Blacksburg, Va., Feb. 6- LOOKING ON: Redshirt-junior wide receiver C.J. Carroll looks on at his teammates during their Monday afternoon lift. The Maryland native is a preferred walk-on for the Virginia Tech Hokies football team. Photo: Blayne Fink
by Blayne Fink–
John Engelberger, Cody Grimm, Will Montgomery, Sam Rogers—for some, those names are just that, names, but for Hokie fans, these are some of the most successful and impactful players to ever come through the Virginia Tech football program. However, what links these players is not just their success on the gridiron, but that they were all preferred walk-ons for the Hokies.
According to Recruiting-101, a preferred walk-on is a student athlete who has been noticed by a coach and are then offered a spot on a university’s athletic team, but who does not receive an athletic scholarship. With the glitz and glam of the recent National Signing Day still fresh in the minds of football fans, it begs the question: What is National Signing Day like for those preferred walk-ons?
“I kind of took part in it, but I just signed a blank piece of paper and got the pictures, that’s it,” said redshirt-junior wide receiver C.J. Carroll, a preferred walk-on for the Virginia Tech Hokies football team.
However, that’s not just it, it’s also the start of a long and trying process to ultimately earn that coveted scholarship and cement their name on the aforementioned list. Carroll, who was given a preferred walk-on spot in a signing class that featured highly touted players like Isaiah Ford and Travon McMillian, explains that his walk-on position requires playing with a different edge than that of scholarship athletes.
“You have to [play with an edge], there are very few of us out there that actually play, so once you get your opportunity, you have to make the most of it to try and earn a scholarship,” said Carroll. “As well as, to get the respect of other people who do have scholarships.”
Since joining the Hokies in the summer of 2014, Carroll has used that edge to work his way up in the team ranks, first, starting with the scout team and eventually becoming a key part of the Hokies offense and kick return game.
Carroll was also given the privilege of wearing the jersey number 25, awarded to the special team’s player of the week in honor of former head coach Frank Beamer, in the team’s game against Notre Dame. For Carroll, the opportunity had an even deeper meaning, as coach Beamer was always so giving to walk-ons like himself.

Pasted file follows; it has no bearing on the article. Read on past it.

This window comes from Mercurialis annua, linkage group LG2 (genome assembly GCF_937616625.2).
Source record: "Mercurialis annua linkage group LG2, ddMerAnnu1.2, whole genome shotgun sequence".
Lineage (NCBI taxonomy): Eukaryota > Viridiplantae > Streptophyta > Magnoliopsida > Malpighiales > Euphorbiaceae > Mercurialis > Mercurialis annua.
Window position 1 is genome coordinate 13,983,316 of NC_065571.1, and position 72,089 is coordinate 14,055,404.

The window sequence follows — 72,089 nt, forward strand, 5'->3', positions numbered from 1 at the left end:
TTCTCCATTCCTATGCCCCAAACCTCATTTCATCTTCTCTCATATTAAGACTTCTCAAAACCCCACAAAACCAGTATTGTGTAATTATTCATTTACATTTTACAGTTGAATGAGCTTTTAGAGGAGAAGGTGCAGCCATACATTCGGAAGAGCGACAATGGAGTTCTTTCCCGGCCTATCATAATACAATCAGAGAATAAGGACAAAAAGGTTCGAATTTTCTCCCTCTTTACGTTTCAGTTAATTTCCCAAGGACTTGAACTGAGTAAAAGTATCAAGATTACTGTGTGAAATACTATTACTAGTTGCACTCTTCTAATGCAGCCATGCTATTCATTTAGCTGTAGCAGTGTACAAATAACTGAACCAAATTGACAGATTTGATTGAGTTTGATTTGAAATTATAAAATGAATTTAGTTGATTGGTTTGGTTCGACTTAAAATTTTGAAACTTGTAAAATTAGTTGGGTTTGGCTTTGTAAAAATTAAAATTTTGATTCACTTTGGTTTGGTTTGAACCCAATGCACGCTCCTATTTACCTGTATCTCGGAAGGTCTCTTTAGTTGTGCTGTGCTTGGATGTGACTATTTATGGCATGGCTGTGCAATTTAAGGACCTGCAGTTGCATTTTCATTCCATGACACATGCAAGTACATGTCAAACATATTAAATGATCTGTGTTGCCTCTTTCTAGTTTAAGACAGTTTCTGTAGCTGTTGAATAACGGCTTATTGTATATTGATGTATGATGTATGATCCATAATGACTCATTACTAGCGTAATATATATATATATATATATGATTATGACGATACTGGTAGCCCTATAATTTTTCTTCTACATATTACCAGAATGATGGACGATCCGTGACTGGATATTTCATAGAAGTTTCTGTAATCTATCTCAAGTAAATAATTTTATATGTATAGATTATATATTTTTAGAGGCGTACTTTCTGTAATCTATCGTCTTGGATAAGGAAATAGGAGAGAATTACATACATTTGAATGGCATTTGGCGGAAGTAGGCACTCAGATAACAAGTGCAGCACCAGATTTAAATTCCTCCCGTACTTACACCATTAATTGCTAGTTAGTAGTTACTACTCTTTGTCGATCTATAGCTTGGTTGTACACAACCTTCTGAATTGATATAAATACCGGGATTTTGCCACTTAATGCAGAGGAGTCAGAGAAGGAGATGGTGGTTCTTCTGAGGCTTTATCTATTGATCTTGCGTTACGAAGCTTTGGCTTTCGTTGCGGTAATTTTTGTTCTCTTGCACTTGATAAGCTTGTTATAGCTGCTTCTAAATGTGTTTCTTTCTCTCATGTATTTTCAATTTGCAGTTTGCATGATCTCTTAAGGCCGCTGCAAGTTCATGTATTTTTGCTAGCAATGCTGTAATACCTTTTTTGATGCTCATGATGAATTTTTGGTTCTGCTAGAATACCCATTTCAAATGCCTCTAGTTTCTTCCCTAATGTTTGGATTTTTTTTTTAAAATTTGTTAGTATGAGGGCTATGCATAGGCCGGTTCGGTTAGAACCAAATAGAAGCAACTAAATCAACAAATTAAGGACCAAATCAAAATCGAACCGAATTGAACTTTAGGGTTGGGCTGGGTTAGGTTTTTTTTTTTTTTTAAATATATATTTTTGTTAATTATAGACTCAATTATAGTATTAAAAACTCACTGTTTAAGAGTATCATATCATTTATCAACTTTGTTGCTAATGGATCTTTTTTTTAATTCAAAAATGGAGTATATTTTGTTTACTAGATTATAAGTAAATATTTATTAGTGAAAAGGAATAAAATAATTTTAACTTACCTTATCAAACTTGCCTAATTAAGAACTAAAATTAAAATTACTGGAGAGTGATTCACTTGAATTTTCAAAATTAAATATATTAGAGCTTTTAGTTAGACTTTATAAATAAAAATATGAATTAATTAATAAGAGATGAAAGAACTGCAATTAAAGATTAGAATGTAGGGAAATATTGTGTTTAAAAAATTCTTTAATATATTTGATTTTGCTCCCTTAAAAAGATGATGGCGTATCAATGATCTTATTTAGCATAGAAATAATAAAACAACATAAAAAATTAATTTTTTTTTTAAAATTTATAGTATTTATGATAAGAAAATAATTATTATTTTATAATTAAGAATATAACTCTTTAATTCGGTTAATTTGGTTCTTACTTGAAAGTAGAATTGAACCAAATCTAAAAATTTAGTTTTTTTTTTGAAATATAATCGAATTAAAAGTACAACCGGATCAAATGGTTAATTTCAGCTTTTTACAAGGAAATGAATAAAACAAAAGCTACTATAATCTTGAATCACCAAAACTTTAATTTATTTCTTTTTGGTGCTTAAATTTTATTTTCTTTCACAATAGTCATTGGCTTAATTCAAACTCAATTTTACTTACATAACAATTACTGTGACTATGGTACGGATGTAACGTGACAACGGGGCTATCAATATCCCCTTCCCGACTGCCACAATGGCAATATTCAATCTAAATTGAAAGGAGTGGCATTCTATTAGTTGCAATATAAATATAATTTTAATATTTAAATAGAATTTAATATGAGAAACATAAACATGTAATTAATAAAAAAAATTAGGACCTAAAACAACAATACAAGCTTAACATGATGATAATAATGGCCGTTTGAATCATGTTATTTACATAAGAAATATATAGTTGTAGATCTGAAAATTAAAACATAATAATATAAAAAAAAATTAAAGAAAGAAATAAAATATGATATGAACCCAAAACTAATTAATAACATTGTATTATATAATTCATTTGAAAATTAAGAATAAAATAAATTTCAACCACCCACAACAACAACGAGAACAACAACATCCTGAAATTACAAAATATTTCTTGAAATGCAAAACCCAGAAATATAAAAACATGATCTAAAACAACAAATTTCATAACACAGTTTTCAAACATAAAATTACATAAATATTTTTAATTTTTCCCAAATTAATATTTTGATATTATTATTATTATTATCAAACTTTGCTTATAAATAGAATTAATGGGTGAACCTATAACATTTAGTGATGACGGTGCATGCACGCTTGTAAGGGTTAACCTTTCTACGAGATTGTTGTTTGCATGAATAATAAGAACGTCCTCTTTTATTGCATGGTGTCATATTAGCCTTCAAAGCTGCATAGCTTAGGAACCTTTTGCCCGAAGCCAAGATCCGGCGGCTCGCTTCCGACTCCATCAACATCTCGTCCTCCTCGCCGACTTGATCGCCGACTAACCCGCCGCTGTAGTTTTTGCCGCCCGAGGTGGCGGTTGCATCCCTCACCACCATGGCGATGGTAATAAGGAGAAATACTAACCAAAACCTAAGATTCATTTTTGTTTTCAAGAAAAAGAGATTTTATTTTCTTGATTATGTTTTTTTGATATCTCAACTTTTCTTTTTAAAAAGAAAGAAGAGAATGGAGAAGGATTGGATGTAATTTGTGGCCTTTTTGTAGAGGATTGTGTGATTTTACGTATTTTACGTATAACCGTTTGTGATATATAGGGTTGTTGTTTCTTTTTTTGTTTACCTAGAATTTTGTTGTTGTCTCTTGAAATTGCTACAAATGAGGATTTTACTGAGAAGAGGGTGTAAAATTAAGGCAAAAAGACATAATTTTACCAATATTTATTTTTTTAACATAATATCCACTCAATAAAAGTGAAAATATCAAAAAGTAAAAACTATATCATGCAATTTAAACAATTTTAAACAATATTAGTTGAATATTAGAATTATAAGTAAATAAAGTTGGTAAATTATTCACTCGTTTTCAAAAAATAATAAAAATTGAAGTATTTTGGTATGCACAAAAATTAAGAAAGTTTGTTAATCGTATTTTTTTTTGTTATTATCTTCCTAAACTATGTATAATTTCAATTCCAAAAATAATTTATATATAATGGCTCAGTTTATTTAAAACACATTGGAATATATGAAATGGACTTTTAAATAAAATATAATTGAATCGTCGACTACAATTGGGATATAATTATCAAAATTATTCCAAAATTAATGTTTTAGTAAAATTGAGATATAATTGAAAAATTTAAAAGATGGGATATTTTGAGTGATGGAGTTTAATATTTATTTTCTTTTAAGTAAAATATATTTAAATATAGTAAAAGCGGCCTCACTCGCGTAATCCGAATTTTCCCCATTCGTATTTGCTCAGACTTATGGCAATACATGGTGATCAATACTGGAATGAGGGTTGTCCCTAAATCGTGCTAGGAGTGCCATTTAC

“It was crazy, that whole day was unbelievable,” said Carroll. “Notre Dame is a historic program and to wear that number 25 and play on national television…it was something that I won’t forget.”
As for the advice he would give to other players given a preferred walk-on spot?
“Work hard, earn the respect of players and coaches, and the rest will take care of itself,” said Carroll.
And that it did, just one day after the 2017 National Signing Day, Carroll was finally given his own, real, signing day when was awarded a scholarship by head football coach Justin Fuente.
Blacksburg, Va., Sept. 6- WATCHFUL EYES: C.J. Carroll watches on as his teammates complete their sets of benchpress for the day. Photo: Blayne Fink
Blacksburg, Va., Sept. 6- LIFTING: C.J. Carroll engages in off-season weight lifting sessions. Photo: Blayne Fink
Blacksburg, Va., Sept. 6- PUSHING TEAMMATES: A key expectation of preferred walk-ons is the job of pushing starters. Here, Carroll cheers on his teammates completing a set of benchpress. Photo: Blayne Fink
Blacksburg, Va., Feb. 6- GEAR: Preferred walk-on players are given the same gear as that of scholarship players, such as the w1n-0 training tops Carroll sports here. Photo: Blayne Fink
Blacksburg, Va., Feb. 6- GOOD TIMES: Laughing along with teammates during an off-season workout, Carroll was quick to note that preferred walk-ons are treated no differently among the team. Photo: Blayne Fink
Blacksburg, Va., Sept. 6- FROM NO TO PRO: Cody Grimm, a preferred walk-on turned NFL draft pick, is among the many Virginia Tech walk-ons to don a spot on the “Hokies in the NFL” wall. Photo: Blayne Fink
Blacksburg, Va., Feb. 6- SPECIAL PLACES: Cody Grimm even grabbed a spot in legendary coach Frank Beamer’s book “Let Me Be Frank.” Beamer was well known for his work with special teams, a job taken very seriously, especially by walk-ons. Photo: Blayne Fink
Blacksburg, Va., Feb. 6- CAPTAIN: Former Hokie walk-on Jack Tyler earned a position as captain for the 2013 Virginia Tech football season. Former walk-ons such as Will Montgomery and Willie Byrn were also given the honor. Photo: Blayne Fink